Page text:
Reclaiming my life after sexual abuse: Part II

I was extremely fortunate that my friend’s family reacted exactly as I needed them to. Oftentimes people don’t know how to respond to news of sexual abuse (which is the result of our communities refusing to talk about it). Therefore denial and anger are often the knee-jerk reactions. However on top of the terror of coming forward, negative reactions can be permanently damaging to the victim (as I had experienced at 13), and I’m so grateful that this is not how my friend and her family reacted.
They believed me, they grieved with me and prayed for me, and they have continued to support me throughout my healing process. My friend’s father courageously confronted my abuser, which meant everything to me, and told his relatives with the hope that it would help any other children who may have also been abused come forward and get help. My friend and her family demonstrated a level of humility and self-sacrificing love that still overwhelms me, and I hope that as Muslims continue to address sexual abuse more openly, more people will develop the courage and perspective to respond as they did.

It took a frustratingly long time to get the point of coming forward, but my patience paid off. I had been terrified of the potential drama that might erupt, but when the moment came there was very little drama to deal with and I was able to handle it. For almost a year I had constantly doubted whether all the pain I had to go through was worth it. Would coming forward actually help me or only make me feel worse? How would people look at me? What if I had gotten so used to my self-loathing, divided persona that I couldn’t handle living any other way? It’s counter-intuitive, but even when you feel imprisoned, you become so dependent on those walls that it’s terrifying to imagine how you can live without them. Perhaps hitting rock bottom and having little left to lose is what allowed me to maintain just enough grit to patiently get through the process. After a year’s work, after my abuser was confronted, I finally started to feel the relief and liberation I had only dreamt of until then. The burden was finally being lifted off my shoulders and placed where it belonged, squarely on the perpetrator.

As I expected, the coward denied it; and I was a constant heap of anxiety as my friend’s father told his relatives, people I grew up with, and I was left wondering if they even believed me or were in denial. Surprisingly, what got me through those months was literature. I used up every spare moment devouring dozens of novels that allowed me to escape my surroundings as I waited for this hurricane to pass. I kept away from my community and focused on working with my counselor and therapist to rebuild my relationship with myself. Doing so allowed me to face the inevitable tension I encountered with my friend’s relatives. I was able to maintain enough perspective to remember that coming to terms with news like this is a long process and that, depending on people’s previous life experience and emotional maturity, they need varying amounts of time to process it. Having the support of close friends and family and a good counselor and therapist is more than I could have asked for, as I know that sadly many victims are not so lucky. I had prepared myself for the possibility that I would not be that lucky, and knowing that I had the strength to go through with the process anyway was a huge step in learning to love and trust myself.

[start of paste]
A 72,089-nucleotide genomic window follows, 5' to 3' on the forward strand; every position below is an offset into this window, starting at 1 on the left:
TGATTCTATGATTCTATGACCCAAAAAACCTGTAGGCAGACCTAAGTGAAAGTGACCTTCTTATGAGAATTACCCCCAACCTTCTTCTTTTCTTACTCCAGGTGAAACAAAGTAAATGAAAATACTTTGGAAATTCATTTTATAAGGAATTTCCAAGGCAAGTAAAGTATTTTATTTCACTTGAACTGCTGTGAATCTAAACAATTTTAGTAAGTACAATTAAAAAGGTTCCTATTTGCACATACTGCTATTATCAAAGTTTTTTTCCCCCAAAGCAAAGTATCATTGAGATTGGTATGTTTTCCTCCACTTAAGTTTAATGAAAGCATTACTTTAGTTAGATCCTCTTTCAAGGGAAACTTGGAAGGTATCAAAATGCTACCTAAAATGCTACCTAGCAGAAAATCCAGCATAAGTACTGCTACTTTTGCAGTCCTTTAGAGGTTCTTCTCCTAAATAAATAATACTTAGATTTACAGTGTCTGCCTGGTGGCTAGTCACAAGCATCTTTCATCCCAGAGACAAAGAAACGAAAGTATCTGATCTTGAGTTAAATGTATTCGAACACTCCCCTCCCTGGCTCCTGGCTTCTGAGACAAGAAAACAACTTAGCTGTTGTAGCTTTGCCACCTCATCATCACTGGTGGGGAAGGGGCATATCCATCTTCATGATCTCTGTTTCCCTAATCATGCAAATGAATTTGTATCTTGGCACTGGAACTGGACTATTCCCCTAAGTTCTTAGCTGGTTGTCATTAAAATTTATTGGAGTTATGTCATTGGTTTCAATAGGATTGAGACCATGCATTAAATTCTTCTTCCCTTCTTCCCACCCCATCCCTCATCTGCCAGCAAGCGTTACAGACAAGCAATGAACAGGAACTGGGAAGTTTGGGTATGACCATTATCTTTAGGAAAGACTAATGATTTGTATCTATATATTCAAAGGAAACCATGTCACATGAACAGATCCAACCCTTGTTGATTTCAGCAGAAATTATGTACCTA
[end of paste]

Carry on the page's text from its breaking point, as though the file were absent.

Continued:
A few months ago, I finally had a major breakthrough. Until then I had struggled with letting go of my self-loathing and learning the language of self-acceptance and love. It was one thing to tell myself to have self-compassion, but a much longer and more elusive process to actually start feeling that compassion. There was no way to rush that feeling, I just had to do what I could to help myself and hope that eventually it came. I remember waking up one morning and feeling inexplicably different. Until then I had been caught in a tug-of-war between pretending that the abuse had no effect on me just to get through the day and acknowledging the impact of my abuse only to feel crippled by pain and rage. That morning it was suddenly easier for me to acknowledge the abuse without the paralyzing reactions. This didn’t mean I had less of a right to feel hurt or angry by it; it simply meant that I was learning to love and comfort myself enough to start feeling safe again. I felt more in control. I no longer felt powerless. While before I couldn’t bear the thought of people knowing, I now suddenly stopped caring if my abuser or anyone else knew how much he had hurt me. He no longer had power over me. I felt like a stronger and more genuine version of my old self, someone who could be loving and be loved.